“I definitely spent a lot of time asking questions to understand some of the questions that you're just asking. You know, how do we back up our claims? How do we make sure that what we're doing is true and legitimate?” said Bone.
Sourcing products to live up to these claims, and intentionally attracting customers with allergies comes with stakes. Some supply chains were out there, but some had to be developed with suppliers.
"The simplicity of the products that we're making and selling is a key component of the success we've seen to date."
VP of supply chain, quality and regulatory operations, Bulletproof 360
One such product is the Brain Octane Oil, Bulletproof’s top-shelf MCT oil, which the company claims to be "more brain-boosting" that other MCT oils.
"We make a claim that it is sourced purely from free fatty acids from coconuts. That's a very difficult supply chain to maintain. We actually had to partner with the company that manufactures the raw oil for us to go all the way up into the supply chain to ensure that they were sourced only from coconuts; no palm oil," Bone explained.
Bone said the manufacturer had to separate Bulletproof’s business entirely from its other business and purchase new equipment. "One single partner with a longstanding exclusive agreement,” Bone said. "Strategically, what we do is we will partner and then develop a long-term relationship with them to make sure that we can uphold those agreements."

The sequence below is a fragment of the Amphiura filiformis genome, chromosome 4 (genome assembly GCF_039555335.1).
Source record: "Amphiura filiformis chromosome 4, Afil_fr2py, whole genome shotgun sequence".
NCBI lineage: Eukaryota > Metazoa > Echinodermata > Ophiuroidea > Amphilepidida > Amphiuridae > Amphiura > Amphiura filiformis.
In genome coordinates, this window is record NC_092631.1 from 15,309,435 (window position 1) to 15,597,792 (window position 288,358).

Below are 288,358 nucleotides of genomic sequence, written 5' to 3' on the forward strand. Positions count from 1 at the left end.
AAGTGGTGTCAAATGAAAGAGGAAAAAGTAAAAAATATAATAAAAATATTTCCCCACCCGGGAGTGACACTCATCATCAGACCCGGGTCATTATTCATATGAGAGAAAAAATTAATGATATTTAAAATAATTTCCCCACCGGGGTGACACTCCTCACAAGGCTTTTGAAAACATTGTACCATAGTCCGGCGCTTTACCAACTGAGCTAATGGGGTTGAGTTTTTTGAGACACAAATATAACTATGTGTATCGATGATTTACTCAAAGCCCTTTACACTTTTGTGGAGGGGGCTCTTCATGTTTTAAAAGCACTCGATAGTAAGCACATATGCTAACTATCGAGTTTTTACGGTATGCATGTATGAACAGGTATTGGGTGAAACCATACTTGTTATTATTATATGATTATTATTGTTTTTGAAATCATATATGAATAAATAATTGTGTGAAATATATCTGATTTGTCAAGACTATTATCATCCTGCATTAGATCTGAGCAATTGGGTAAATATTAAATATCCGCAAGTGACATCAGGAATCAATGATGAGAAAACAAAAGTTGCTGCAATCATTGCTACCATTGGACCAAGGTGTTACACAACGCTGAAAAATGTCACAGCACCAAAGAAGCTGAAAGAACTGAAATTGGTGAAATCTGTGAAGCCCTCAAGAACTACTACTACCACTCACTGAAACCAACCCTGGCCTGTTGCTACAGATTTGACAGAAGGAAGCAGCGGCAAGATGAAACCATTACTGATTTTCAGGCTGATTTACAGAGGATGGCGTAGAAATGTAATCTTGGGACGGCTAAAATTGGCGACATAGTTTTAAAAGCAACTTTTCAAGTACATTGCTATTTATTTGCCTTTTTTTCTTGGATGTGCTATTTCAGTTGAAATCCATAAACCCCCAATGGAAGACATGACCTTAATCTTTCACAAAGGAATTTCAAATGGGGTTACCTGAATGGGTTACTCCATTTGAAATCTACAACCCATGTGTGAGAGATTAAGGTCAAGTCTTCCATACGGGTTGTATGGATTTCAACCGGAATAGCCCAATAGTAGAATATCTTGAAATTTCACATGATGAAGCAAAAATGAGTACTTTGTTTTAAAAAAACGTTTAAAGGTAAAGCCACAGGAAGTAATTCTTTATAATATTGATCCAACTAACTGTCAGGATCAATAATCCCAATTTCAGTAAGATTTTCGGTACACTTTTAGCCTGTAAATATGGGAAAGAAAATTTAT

Bulletproof insists collagen, another health food of the moment, should come from 100% grass-fed cows. Most cows initially fed grass in the U.S. are transitioned to grain close to slaughter, so the company looked to Brazil.
"Brazil is the only country in the world that has a pure enough source of collagen that we feel comfortable making that claim," Bone said. There are other sources of grass-fed and finished collagen, but Bone said the company won’t take a risk on an operation with mixed supply. "We're not comfortable ensuring that those supply chains are kept separate in those other countries, so we source everything from Brazil,” he said.
Trust, verify and build relationships
After finding the right suppliers and partners, Bone’s team does exhaustive testing. "We test every lot for contaminants, for deviations; in some cases, multiple times," he said.
That level of verification is uncommon is his considerable experience, but he can imagine a day when that much testing is no longer necessary as the company locks in long-term relationships with suppliers – hard to do when scaling fast.
"Honestly, there's where I spend the majority of my time, ensuring the quality of the product and then ensuring that we have scaling strategies in place to scale with our massive growth," Bone said.
Long-term planning is key, he said, along with developing supplier relationships that feel more like partnerships.
"We pay a premium to ensure it's the quality that we want and that our process is adhered to," said Bone. "Then we test the heck out of it."